OK, so you've got your camera and lens.  Now what?  Well, speedlites, lightstands, brackets, triggers, slaves, backdrops, diffusers, teleconverters, gels, etc. etc. etc.

While it would be nice to get the best of everything, there are some terrific alternatives.  I'm going to list a few of the types of items that can be obtained in the under $100 dollar category.

  • Speedlite diffusers from Stofen to Gary Fong
  • Gels (I just order a sample pack for $4 plus shipping -- all appropriately sized for speedlites)
  • umbrella brackets
  • umbrellas
  • lightstands (Cowboy Studio, even some of the self-opening ones from Cheetahstands)
  • backdrop fabric from a fabric store (or sheets, curtains, etc. from garage sales)
  • backdrop support systems
  • memory cards
  • batteries
  • filters
  • teleconverters
  • macro filters
  • cheapo triggers and receivers from cowboy studio or cheaplights
  • cheapo flashes like the YN-560 speedlight flashes or oldies but goodies from Ebay
  • tripod or gorillapod
  • tripod head
  • camera bag
  • eyecup
  • loupe for lcd screen
  • 18% grey card or other white balance tools
  • image editing software (some, it's true)

Anyway, you get the idea.  There are alternatives to going broke getting gear.  It may require some creativity and it will certainly mean some upping of your game to work around the limitations of the cheaper gear, but I think you will be happy with the kit you can create without breaking the bank.  BTW, many of the third-party vendors that make gear can be found through Amazon.   Check the comments for each item though.  Sometimes it is better to buy the good stuff once, rather than the cheap stuff repeatedly.  That being said, I've had good luck with several cheapo items, namely the Cowboy Studio triggers and receivers, the Impact umbrella brackets, el cheapo lightstands and umbrellas, and even really old strobeheads (see a recent post below).

Good luck, good shopping, and good shooting!  ~RW

Top 10 Sigma 200-500mm f/2.8 Lens Reviews on Amazon

Top 10 Sigma 200-500mm f/2.8 Lens Reviews on Amazon:

These reviews are pretty hilarious. Especially since none of these people own this crazy $26,000 lens.

Put your photos in front of 12M people | Pixiq

Put your photos in front of 12M people | Pixiq:

This looks like an interesting opportunity... A photo contest with a tie in to Justin Timberlake and his new movie...

Sunday, September 18, 2011

cheap triggers and cheap light

My kit sports a 580EX flash as well as two 430 EX's.  They are terrific and do the job quite nicely, however I sometimes find the required line-of-sight for infrared communication to be a bit frustrating (during wedding formals when a guest, thinking that they are well out of the way, steps between me and the OCF, at receptions when the video guy invariably gets in the way, or for a hundred other situations).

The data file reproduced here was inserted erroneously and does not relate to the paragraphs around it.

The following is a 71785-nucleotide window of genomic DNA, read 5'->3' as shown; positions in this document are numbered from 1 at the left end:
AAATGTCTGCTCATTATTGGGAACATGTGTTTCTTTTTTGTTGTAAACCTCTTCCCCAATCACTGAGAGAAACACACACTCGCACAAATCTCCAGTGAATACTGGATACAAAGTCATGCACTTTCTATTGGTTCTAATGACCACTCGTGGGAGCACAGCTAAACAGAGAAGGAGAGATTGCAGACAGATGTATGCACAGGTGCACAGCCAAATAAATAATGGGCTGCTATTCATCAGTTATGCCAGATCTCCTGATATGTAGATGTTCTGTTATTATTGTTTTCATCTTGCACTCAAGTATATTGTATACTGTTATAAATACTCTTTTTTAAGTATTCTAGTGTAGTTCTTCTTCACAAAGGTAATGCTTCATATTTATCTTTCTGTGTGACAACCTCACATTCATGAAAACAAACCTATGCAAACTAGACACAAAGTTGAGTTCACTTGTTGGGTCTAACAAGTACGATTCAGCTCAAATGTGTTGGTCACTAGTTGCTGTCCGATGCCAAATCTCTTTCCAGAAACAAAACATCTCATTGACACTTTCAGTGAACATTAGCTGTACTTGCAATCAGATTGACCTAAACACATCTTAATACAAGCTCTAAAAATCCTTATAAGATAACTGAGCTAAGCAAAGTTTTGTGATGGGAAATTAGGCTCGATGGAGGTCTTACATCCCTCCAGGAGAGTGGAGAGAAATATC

Well, you say, get yourself some darned PocketWizards or RadioPoppers.  Or the soon to be available Phottix Odin system (that sounds like it will be awesome!).  Yes, that would solve the problem, but the costs of those systems is a bit much.  So I went a different way and I'm pretty happy with things.

I bought a Cowboy Studio trigger set (and two more receivers) for $54.93 plus shipping. And they work quite well.

First the cons:

  • No ETTL communication
  • No high speed synch (have to keep it under 1/250)
  • Hit or miss over 50 feet distance

Now the pros:

  • Making me learn and be comfortable with manual flash
  • Crazy cheap
  • Compatible with a LOT of flash units
  • transmitter works in hotshoe or, with sync cable, screwed into tripod stand (with no-head screw from hardware store)
So there's your cheap trigger and here's the cheap light.  My mother-in-law likes to hit garage sales.  She found a camera kit for $1 that consisted of an old no-brand 35mm film camera, two lenses, a cool old bracket, some filters, and the two flashes seen here.

The camera is now a lovely decoration as I have no intention of finding out if it works (I'm all digital all of the time) but I bet it does.  The lenses might just be used one day if I hunt down some adapters.  The bracket might get used, too.  But then there are these flashes.  First off, batteries and hit the ol' test button.  They work!  But what good are they?  Not Canon and not compatible with my system.... or are they?  If I trip them with my new triggers, it turns out that they are swell as hair or rim lights!  I can even envision a five light situation that is now possible with my 3 Canon lights, these two, and three Cowboy Studio receivers (580EX in camera hotshoe, probably set to TTL with line of sight to one of the 430's on TTL, transmitter attached to bottom of camera and communicating via sych, triggering these these two little stinkers and the other 430).   Now I'm swimming in light from every direction for about $65 bucks over my Canon speedlites.